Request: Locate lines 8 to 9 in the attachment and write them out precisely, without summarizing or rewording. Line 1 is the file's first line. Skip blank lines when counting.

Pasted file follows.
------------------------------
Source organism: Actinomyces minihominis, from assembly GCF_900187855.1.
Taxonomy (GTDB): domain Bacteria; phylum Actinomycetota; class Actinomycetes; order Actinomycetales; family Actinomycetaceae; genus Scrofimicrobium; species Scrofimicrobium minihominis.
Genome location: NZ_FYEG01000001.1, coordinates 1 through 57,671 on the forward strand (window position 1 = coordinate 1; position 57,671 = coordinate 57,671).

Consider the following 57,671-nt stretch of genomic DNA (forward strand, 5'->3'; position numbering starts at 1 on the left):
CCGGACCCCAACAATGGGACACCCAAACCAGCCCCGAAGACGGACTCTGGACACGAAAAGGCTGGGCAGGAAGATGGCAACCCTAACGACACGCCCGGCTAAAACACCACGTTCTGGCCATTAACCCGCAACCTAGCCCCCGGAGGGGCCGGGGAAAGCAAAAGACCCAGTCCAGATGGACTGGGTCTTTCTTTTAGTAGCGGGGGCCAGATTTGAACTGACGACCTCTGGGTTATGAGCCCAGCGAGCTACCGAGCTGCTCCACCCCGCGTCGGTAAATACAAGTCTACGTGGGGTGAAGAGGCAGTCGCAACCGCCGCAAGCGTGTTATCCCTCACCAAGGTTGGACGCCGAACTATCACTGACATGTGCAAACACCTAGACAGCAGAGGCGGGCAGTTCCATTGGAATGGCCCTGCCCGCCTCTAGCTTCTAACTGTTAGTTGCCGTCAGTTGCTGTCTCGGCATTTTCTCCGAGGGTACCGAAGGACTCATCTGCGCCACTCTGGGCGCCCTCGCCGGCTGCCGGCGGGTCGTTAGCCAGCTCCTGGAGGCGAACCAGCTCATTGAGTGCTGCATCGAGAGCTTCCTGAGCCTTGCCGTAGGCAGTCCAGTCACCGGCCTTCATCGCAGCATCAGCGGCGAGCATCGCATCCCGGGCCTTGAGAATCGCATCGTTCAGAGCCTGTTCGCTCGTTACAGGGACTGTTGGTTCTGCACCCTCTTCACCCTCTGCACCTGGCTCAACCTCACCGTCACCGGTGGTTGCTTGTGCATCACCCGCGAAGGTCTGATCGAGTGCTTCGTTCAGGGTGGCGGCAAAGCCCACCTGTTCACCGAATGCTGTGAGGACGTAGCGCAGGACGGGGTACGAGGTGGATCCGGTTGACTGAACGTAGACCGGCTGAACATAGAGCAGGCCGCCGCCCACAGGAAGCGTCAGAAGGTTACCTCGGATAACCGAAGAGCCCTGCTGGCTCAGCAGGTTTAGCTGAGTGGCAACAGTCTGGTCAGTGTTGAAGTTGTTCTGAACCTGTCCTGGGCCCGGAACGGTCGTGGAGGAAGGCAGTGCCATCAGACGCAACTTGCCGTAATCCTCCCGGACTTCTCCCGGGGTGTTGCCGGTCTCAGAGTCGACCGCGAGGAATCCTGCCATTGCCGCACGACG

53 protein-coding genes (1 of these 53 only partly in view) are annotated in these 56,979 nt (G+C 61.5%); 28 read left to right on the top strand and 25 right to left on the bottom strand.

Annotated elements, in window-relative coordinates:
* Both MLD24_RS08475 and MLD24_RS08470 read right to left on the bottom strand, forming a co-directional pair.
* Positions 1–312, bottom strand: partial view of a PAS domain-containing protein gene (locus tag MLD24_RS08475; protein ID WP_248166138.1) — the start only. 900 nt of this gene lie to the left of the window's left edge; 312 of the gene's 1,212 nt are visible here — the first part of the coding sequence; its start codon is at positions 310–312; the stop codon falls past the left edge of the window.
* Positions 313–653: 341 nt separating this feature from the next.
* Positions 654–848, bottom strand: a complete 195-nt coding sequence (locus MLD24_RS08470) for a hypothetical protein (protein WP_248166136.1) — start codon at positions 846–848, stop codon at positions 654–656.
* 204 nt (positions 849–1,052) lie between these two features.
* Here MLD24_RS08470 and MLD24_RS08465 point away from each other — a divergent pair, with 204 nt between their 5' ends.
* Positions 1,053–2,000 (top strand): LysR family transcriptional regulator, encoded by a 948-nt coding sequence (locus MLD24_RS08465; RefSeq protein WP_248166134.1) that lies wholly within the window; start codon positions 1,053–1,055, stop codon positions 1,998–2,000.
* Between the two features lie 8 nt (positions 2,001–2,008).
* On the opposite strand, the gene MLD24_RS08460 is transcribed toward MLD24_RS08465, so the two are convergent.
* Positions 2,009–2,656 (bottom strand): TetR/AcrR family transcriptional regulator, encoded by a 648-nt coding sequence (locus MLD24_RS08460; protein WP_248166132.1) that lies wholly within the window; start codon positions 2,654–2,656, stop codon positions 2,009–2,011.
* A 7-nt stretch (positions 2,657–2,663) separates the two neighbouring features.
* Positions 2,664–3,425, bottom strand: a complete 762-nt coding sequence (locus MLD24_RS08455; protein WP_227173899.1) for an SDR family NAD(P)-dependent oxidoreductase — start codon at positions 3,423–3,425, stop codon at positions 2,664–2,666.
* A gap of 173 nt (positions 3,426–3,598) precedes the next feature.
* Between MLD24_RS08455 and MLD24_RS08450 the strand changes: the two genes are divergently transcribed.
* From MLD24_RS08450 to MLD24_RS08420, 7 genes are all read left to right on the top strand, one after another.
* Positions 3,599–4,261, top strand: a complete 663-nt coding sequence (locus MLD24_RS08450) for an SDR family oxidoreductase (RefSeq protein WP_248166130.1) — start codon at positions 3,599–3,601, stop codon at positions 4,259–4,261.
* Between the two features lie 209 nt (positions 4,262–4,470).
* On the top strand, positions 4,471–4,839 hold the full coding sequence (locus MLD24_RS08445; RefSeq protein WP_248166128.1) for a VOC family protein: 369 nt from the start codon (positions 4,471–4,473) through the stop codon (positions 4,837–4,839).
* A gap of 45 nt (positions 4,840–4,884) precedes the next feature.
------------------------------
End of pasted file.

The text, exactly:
* Both MLD24_RS08475 and MLD24_RS08470 read right to left on the bottom strand, forming a co-directional pair.
* Positions 1–312, bottom strand: partial view of a PAS domain-containing protein gene (locus tag MLD24_RS08475; protein ID WP_248166138.1) — the start only. 900 nt of this gene lie to the left of the window's left edge; 312 of the gene's 1,212 nt are visible here — the first part of the coding sequence; its start codon is at positions 310–312; the stop codon falls past the left edge of the window.